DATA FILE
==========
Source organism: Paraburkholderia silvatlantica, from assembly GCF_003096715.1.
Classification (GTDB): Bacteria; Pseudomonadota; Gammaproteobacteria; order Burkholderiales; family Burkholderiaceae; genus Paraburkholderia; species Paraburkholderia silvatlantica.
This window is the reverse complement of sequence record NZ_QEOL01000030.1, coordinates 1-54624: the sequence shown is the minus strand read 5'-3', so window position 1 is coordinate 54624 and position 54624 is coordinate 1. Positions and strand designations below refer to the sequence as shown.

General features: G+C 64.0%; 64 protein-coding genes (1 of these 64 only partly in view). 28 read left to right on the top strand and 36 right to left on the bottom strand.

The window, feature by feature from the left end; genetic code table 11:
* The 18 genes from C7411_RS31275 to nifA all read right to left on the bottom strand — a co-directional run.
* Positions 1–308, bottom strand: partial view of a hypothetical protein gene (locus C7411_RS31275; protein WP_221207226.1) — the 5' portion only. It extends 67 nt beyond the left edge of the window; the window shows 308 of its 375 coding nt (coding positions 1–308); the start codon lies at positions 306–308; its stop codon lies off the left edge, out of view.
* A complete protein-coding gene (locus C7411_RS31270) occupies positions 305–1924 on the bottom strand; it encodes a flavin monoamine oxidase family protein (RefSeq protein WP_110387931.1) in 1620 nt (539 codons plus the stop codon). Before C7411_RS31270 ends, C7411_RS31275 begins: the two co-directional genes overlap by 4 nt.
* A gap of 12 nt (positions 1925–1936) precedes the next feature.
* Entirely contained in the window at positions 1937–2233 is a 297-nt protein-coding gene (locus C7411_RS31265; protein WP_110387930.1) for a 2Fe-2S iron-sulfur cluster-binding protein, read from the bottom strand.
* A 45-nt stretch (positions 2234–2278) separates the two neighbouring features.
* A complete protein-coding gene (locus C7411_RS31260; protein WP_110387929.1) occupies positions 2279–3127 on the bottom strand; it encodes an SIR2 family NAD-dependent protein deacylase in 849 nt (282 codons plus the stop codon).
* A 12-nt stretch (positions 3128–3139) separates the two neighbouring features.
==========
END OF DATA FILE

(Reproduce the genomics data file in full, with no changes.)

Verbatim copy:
Source organism: Paraburkholderia silvatlantica, from assembly GCF_003096715.1.
Classification (GTDB): Bacteria; Pseudomonadota; Gammaproteobacteria; order Burkholderiales; family Burkholderiaceae; genus Paraburkholderia; species Paraburkholderia silvatlantica.
This window is the reverse complement of sequence record NZ_QEOL01000030.1, coordinates 1-54624: the sequence shown is the minus strand read 5'-3', so window position 1 is coordinate 54624 and position 54624 is coordinate 1. Positions and strand designations below refer to the sequence as shown.

General features: G+C 64.0%; 64 protein-coding genes (1 of these 64 only partly in view). 28 read left to right on the top strand and 36 right to left on the bottom strand.

The window, feature by feature from the left end; genetic code table 11:
* The 18 genes from C7411_RS31275 to nifA all read right to left on the bottom strand — a co-directional run.
* Positions 1–308, bottom strand: partial view of a hypothetical protein gene (locus C7411_RS31275; protein WP_221207226.1) — the 5' portion only. It extends 67 nt beyond the left edge of the window; the window shows 308 of its 375 coding nt (coding positions 1–308); the start codon lies at positions 306–308; its stop codon lies off the left edge, out of view.
* A complete protein-coding gene (locus C7411_RS31270) occupies positions 305–1924 on the bottom strand; it encodes a flavin monoamine oxidase family protein (RefSeq protein WP_110387931.1) in 1620 nt (539 codons plus the stop codon). Before C7411_RS31270 ends, C7411_RS31275 begins: the two co-directional genes overlap by 4 nt.
* A gap of 12 nt (positions 1925–1936) precedes the next feature.
* Entirely contained in the window at positions 1937–2233 is a 297-nt protein-coding gene (locus C7411_RS31265; protein WP_110387930.1) for a 2Fe-2S iron-sulfur cluster-binding protein, read from the bottom strand.
* A 45-nt stretch (positions 2234–2278) separates the two neighbouring features.
* A complete protein-coding gene (locus C7411_RS31260; protein WP_110387929.1) occupies positions 2279–3127 on the bottom strand; it encodes an SIR2 family NAD-dependent protein deacylase in 849 nt (282 codons plus the stop codon).
* A 12-nt stretch (positions 3128–3139) separates the two neighbouring features.